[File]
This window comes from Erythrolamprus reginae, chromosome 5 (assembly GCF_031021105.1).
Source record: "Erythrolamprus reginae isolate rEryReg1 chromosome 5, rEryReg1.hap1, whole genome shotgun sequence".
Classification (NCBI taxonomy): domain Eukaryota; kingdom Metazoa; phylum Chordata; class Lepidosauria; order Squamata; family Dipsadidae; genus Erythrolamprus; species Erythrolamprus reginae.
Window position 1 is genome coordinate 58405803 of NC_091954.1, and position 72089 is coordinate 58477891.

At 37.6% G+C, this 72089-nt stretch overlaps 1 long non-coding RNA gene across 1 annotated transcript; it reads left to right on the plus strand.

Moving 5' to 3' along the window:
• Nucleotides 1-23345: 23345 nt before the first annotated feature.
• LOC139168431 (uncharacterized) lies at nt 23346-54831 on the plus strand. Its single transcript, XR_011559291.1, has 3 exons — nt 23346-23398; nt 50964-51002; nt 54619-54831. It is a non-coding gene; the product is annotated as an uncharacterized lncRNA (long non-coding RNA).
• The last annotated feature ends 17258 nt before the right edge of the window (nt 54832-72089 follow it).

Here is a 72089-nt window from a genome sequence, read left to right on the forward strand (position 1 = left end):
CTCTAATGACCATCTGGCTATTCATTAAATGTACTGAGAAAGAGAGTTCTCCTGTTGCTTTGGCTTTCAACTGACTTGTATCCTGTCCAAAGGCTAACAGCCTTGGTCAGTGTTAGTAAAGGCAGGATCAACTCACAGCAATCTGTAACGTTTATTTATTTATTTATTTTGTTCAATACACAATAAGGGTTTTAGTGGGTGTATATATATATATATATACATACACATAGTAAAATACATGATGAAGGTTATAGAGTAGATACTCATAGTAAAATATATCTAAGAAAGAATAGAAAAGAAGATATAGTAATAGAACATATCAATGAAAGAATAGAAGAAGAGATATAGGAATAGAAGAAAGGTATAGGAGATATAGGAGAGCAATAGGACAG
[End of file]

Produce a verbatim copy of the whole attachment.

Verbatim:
This window comes from Erythrolamprus reginae, chromosome 5 (assembly GCF_031021105.1).
Source record: "Erythrolamprus reginae isolate rEryReg1 chromosome 5, rEryReg1.hap1, whole genome shotgun sequence".
Classification (NCBI taxonomy): domain Eukaryota; kingdom Metazoa; phylum Chordata; class Lepidosauria; order Squamata; family Dipsadidae; genus Erythrolamprus; species Erythrolamprus reginae.
Window position 1 is genome coordinate 58405803 of NC_091954.1, and position 72089 is coordinate 58477891.

At 37.6% G+C, this 72089-nt stretch overlaps 1 long non-coding RNA gene across 1 annotated transcript; it reads left to right on the plus strand.

Moving 5' to 3' along the window:
• Nucleotides 1-23345: 23345 nt before the first annotated feature.
• LOC139168431 (uncharacterized) lies at nt 23346-54831 on the plus strand. Its single transcript, XR_011559291.1, has 3 exons — nt 23346-23398; nt 50964-51002; nt 54619-54831. It is a non-coding gene; the product is annotated as an uncharacterized lncRNA (long non-coding RNA).
• The last annotated feature ends 17258 nt before the right edge of the window (nt 54832-72089 follow it).

Here is a 72089-nt window from a genome sequence, read left to right on the forward strand (position 1 = left end):
CTCTAATGACCATCTGGCTATTCATTAAATGTACTGAGAAAGAGAGTTCTCCTGTTGCTTTGGCTTTCAACTGACTTGTATCCTGTCCAAAGGCTAACAGCCTTGGTCAGTGTTAGTAAAGGCAGGATCAACTCACAGCAATCTGTAACGTTTATTTATTTATTTATTTTGTTCAATACACAATAAGGGTTTTAGTGGGTGTATATATATATATATATACATACACATAGTAAAATACATGATGAAGGTTATAGAGTAGATACTCATAGTAAAATATATCTAAGAAAGAATAGAAAAGAAGATATAGTAATAGAACATATCAATGAAAGAATAGAAGAAGAGATATAGGAATAGAAGAAAGGTATAGGAGATATAGGAGAGCAATAGGACAG